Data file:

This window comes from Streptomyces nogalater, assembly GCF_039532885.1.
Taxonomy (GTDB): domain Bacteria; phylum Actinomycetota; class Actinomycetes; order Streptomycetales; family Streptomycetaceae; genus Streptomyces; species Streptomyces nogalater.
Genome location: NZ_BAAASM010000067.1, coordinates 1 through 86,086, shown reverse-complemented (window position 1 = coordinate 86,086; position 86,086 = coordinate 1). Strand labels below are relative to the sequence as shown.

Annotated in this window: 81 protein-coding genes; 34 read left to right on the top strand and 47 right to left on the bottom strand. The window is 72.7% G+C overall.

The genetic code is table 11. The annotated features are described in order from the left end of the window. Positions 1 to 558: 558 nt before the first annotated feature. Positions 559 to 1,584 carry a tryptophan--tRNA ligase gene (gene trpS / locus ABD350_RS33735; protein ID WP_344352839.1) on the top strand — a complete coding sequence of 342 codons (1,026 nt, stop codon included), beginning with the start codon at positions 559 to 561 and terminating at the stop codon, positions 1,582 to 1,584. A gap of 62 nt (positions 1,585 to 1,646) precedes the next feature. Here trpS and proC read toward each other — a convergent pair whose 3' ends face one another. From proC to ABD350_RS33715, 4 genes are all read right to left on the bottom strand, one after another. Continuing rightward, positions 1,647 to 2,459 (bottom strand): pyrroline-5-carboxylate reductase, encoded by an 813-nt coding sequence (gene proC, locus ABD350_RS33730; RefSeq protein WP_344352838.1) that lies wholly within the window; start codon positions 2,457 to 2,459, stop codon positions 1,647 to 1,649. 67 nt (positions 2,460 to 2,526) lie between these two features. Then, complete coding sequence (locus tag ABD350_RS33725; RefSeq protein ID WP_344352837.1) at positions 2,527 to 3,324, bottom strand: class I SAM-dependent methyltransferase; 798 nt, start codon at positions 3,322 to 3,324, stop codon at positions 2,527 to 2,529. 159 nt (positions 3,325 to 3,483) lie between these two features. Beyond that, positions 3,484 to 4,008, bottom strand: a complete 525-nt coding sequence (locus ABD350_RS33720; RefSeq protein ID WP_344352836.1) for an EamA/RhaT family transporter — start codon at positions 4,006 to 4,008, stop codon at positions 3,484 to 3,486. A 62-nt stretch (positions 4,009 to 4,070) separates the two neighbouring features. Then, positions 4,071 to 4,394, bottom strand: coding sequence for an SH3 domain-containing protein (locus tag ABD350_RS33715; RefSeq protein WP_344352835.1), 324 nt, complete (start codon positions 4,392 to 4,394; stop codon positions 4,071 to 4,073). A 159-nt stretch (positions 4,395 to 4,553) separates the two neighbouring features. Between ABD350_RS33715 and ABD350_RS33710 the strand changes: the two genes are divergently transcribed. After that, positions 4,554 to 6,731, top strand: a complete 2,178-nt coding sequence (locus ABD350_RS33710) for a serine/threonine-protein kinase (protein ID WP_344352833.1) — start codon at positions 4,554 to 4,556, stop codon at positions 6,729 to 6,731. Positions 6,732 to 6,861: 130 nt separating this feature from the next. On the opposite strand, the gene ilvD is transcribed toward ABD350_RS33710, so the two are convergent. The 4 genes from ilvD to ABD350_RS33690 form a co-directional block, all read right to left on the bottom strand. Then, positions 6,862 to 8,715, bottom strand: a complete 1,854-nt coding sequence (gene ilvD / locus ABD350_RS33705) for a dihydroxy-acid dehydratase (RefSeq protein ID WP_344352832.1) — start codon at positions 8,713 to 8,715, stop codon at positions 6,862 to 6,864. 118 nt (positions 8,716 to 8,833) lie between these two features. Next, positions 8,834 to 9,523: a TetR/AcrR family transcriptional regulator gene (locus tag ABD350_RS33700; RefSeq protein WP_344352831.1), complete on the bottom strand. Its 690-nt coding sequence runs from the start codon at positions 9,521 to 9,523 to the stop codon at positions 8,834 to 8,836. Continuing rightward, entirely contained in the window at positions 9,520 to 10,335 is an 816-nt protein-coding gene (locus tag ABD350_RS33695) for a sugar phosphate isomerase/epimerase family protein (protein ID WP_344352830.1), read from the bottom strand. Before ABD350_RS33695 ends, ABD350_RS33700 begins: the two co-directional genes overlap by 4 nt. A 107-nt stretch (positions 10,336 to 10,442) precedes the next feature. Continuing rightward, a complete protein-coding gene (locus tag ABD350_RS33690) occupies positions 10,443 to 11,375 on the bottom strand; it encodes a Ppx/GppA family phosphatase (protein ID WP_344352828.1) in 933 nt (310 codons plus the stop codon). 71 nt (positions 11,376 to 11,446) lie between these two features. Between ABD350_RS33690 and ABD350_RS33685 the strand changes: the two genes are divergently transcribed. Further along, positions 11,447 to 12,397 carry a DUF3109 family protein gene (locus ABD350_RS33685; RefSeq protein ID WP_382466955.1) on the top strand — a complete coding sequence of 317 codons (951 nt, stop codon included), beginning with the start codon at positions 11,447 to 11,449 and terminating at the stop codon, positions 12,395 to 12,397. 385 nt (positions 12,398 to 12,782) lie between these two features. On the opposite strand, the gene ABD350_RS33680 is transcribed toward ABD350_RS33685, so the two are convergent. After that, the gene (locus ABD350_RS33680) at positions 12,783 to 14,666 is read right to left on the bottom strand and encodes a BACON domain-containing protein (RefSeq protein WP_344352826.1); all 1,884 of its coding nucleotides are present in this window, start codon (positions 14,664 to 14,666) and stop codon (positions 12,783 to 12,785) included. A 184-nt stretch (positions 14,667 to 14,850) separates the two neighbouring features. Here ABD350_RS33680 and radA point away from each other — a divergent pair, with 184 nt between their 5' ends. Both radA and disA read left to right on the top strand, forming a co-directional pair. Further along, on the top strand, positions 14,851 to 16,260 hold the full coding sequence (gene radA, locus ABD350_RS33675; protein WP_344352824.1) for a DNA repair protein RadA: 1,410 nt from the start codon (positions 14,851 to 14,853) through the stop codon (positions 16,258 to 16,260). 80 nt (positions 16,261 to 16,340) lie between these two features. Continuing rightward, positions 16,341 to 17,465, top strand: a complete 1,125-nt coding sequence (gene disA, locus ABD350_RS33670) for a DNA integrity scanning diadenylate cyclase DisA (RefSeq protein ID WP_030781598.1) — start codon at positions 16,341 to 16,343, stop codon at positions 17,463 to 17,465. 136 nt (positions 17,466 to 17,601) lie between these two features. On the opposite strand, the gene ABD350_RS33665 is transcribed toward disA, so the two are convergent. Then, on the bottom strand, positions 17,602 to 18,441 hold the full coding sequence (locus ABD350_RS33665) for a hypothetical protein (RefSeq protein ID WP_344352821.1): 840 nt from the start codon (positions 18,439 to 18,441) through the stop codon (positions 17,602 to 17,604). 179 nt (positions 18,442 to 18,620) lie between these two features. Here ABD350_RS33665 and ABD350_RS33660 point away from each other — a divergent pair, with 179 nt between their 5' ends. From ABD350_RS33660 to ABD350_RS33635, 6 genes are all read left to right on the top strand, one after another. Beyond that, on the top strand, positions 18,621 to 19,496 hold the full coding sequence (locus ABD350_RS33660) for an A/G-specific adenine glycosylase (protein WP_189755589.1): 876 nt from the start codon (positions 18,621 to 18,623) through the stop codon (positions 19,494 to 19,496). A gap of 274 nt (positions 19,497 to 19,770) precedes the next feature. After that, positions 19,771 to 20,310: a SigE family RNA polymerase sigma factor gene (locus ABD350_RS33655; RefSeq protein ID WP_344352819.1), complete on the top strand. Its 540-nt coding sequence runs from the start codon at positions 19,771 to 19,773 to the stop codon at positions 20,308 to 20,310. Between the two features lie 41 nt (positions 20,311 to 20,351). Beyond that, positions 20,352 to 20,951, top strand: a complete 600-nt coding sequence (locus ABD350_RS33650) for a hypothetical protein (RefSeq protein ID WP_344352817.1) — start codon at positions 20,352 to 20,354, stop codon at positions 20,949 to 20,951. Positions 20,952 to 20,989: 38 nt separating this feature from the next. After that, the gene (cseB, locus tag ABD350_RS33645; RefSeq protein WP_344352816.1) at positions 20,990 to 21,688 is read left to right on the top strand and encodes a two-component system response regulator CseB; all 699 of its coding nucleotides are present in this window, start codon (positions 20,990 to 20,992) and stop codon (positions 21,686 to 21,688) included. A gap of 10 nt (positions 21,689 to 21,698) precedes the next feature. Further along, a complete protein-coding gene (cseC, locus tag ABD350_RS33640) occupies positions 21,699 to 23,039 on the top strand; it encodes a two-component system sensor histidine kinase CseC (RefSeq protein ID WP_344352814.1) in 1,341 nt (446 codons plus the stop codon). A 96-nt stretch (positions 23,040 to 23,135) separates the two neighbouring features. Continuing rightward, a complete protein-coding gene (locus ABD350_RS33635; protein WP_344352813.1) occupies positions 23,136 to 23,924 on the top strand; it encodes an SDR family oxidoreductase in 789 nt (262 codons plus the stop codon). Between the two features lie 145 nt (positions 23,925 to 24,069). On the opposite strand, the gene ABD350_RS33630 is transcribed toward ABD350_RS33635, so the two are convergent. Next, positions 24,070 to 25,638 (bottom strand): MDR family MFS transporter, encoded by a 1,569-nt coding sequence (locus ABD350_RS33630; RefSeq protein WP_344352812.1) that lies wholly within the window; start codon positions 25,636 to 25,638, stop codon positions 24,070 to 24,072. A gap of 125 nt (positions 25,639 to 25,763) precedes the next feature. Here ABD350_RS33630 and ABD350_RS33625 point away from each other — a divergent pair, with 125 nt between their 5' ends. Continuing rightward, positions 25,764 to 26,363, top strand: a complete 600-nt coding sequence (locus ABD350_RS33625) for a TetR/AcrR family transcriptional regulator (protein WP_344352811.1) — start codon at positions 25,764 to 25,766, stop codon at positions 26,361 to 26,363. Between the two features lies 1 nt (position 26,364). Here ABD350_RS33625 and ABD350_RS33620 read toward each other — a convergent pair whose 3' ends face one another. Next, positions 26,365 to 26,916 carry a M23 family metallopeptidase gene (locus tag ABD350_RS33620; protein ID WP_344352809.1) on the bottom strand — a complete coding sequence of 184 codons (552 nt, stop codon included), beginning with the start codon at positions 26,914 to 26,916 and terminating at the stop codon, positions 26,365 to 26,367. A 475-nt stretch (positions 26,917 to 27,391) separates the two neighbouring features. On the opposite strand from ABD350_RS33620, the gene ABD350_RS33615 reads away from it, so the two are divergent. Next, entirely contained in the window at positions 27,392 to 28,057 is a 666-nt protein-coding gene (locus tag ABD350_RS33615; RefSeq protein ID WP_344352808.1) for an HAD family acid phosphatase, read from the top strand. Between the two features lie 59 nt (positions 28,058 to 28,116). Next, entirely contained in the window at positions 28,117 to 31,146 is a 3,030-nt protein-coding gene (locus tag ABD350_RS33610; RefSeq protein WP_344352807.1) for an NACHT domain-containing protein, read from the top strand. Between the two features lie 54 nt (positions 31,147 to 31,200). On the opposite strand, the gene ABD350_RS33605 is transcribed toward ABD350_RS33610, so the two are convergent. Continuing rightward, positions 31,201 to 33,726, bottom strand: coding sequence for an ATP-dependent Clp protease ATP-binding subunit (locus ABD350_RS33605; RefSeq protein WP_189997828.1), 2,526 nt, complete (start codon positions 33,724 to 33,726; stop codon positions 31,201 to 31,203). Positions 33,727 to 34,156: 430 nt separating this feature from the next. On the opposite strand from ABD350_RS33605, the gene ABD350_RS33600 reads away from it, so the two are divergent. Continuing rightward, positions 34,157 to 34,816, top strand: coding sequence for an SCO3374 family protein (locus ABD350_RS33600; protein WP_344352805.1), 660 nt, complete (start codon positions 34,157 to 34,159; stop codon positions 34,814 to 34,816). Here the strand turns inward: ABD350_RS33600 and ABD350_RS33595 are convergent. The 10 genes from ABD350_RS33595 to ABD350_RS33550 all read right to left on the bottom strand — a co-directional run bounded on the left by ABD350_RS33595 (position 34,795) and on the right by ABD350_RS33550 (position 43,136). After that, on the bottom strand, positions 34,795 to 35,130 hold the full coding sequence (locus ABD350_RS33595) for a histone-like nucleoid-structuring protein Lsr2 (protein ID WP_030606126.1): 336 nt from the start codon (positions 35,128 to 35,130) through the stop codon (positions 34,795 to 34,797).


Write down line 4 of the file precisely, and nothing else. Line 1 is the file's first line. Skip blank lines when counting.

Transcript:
Annotated in this window: 81 protein-coding genes; 34 read left to right on the top strand and 47 right to left on the bottom strand. The window is 72.7% G+C overall.